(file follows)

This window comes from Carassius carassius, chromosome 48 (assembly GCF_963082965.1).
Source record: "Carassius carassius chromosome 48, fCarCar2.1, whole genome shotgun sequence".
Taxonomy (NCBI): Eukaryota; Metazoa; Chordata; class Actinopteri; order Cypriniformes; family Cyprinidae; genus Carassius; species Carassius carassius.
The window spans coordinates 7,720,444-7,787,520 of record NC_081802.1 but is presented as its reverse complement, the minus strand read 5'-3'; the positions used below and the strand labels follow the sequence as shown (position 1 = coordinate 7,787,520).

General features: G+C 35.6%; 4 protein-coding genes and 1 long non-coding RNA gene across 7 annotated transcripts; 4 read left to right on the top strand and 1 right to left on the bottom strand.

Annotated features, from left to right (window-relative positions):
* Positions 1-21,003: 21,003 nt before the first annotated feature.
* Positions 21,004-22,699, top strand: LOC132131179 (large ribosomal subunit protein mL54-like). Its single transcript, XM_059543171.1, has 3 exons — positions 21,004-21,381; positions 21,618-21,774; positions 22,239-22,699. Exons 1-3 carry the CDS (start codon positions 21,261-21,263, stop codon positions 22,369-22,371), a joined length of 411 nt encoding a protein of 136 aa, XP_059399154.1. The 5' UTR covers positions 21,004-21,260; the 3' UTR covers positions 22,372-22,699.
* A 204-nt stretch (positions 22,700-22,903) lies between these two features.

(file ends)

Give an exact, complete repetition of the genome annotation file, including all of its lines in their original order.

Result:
This window comes from Carassius carassius, chromosome 48 (assembly GCF_963082965.1).
Source record: "Carassius carassius chromosome 48, fCarCar2.1, whole genome shotgun sequence".
Taxonomy (NCBI): Eukaryota; Metazoa; Chordata; class Actinopteri; order Cypriniformes; family Cyprinidae; genus Carassius; species Carassius carassius.
The window spans coordinates 7,720,444-7,787,520 of record NC_081802.1 but is presented as its reverse complement, the minus strand read 5'-3'; the positions used below and the strand labels follow the sequence as shown (position 1 = coordinate 7,787,520).

General features: G+C 35.6%; 4 protein-coding genes and 1 long non-coding RNA gene across 7 annotated transcripts; 4 read left to right on the top strand and 1 right to left on the bottom strand.

Annotated features, from left to right (window-relative positions):
* Positions 1-21,003: 21,003 nt before the first annotated feature.
* Positions 21,004-22,699, top strand: LOC132131179 (large ribosomal subunit protein mL54-like). Its single transcript, XM_059543171.1, has 3 exons — positions 21,004-21,381; positions 21,618-21,774; positions 22,239-22,699. Exons 1-3 carry the CDS (start codon positions 21,261-21,263, stop codon positions 22,369-22,371), a joined length of 411 nt encoding a protein of 136 aa, XP_059399154.1. The 5' UTR covers positions 21,004-21,260; the 3' UTR covers positions 22,372-22,699.
* A 204-nt stretch (positions 22,700-22,903) lies between these two features.